Operational Policy Research
When conducting operational policy research, one can utilise both qualitative and quantitative methods to answer a number of common research questions. The focus here is often on the selection of various programs that are implemented in support of a policy action through the use of research methods. For example, an organisation or government might adopt a directional policy to reduce maternal mortality among rural women by 20% in five years. Preliminary data indicates that the best way to do this is by increasing the proportion of women who deliver in the presence of a skilled birth attendant by 30%. The question then becomes one of how to achieve this strategic policy directive.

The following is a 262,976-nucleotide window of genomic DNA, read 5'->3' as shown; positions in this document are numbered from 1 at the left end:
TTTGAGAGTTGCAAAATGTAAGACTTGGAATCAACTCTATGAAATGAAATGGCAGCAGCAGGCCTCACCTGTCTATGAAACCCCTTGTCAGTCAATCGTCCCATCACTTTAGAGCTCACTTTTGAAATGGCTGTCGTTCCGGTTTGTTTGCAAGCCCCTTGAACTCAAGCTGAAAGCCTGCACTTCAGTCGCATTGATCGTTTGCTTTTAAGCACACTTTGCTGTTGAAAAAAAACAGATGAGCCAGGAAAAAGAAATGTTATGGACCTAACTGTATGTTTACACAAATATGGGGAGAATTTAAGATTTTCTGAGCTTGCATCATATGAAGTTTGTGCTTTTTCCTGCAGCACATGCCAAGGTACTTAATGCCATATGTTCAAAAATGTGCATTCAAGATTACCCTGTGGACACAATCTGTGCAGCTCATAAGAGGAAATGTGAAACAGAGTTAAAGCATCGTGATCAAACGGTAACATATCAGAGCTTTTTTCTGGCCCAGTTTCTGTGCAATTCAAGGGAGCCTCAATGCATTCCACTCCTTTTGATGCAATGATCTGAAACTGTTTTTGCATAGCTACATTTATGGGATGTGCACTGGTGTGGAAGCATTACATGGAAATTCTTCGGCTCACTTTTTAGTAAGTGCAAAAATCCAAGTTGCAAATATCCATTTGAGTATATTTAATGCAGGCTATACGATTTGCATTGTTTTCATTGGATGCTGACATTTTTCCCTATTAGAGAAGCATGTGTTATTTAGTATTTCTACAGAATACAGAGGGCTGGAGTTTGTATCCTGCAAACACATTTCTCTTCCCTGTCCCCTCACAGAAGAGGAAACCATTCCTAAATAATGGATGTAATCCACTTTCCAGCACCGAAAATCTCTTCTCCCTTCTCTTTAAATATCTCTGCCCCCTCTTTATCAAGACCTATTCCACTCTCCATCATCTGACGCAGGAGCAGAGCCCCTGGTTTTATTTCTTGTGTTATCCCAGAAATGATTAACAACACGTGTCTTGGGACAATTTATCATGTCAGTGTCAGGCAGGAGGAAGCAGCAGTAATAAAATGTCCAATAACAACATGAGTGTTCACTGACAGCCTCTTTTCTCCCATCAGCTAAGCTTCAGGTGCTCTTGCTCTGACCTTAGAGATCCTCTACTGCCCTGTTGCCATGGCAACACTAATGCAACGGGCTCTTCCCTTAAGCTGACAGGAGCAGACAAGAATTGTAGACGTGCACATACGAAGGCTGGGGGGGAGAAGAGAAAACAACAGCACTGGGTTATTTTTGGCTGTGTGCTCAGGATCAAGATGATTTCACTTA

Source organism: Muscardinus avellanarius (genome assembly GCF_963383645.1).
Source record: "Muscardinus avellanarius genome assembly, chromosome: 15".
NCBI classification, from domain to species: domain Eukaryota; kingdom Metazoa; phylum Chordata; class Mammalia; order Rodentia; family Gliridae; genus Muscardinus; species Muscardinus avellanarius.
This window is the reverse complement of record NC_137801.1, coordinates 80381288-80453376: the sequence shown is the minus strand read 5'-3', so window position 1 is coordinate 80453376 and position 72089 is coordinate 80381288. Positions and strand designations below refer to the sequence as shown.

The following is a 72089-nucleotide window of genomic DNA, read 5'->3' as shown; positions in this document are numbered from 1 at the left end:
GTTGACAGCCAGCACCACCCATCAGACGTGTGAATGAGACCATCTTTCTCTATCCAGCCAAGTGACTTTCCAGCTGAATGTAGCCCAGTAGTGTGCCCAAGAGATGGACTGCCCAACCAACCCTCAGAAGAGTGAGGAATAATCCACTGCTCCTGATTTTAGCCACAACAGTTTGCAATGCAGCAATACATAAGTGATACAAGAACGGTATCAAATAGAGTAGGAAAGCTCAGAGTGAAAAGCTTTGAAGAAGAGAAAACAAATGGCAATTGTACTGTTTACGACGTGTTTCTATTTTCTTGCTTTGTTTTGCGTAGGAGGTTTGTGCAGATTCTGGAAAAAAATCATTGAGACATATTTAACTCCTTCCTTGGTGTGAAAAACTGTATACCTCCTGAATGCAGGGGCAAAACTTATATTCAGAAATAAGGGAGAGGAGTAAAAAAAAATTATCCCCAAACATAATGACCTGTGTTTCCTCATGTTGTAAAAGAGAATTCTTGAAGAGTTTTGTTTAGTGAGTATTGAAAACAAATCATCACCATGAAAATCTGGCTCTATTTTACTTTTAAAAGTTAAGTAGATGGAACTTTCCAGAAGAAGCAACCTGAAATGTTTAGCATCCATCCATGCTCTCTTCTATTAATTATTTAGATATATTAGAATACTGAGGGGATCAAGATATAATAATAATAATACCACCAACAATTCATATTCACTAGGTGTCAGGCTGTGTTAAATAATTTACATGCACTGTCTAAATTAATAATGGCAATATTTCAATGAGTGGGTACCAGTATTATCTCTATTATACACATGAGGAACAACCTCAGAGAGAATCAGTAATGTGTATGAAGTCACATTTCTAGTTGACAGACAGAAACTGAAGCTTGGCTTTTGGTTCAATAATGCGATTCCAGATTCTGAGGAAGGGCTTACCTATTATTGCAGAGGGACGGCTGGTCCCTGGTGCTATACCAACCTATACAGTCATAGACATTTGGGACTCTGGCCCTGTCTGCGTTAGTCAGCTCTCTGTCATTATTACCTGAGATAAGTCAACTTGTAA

Most often this is done by implementing a variety of complimentary programs that lead to the desired strategic outcome. However, choosing the correct programs often requires operational policy research in order to determine which programs will have the greatest reach among rural women and which will be acceptable to them and their families. Researchers could examine the feasibility, sustainability and cost effectiveness of a range of programs using accepted research and participatory methods.
Learn more about how to conduct a research evaluation in the following.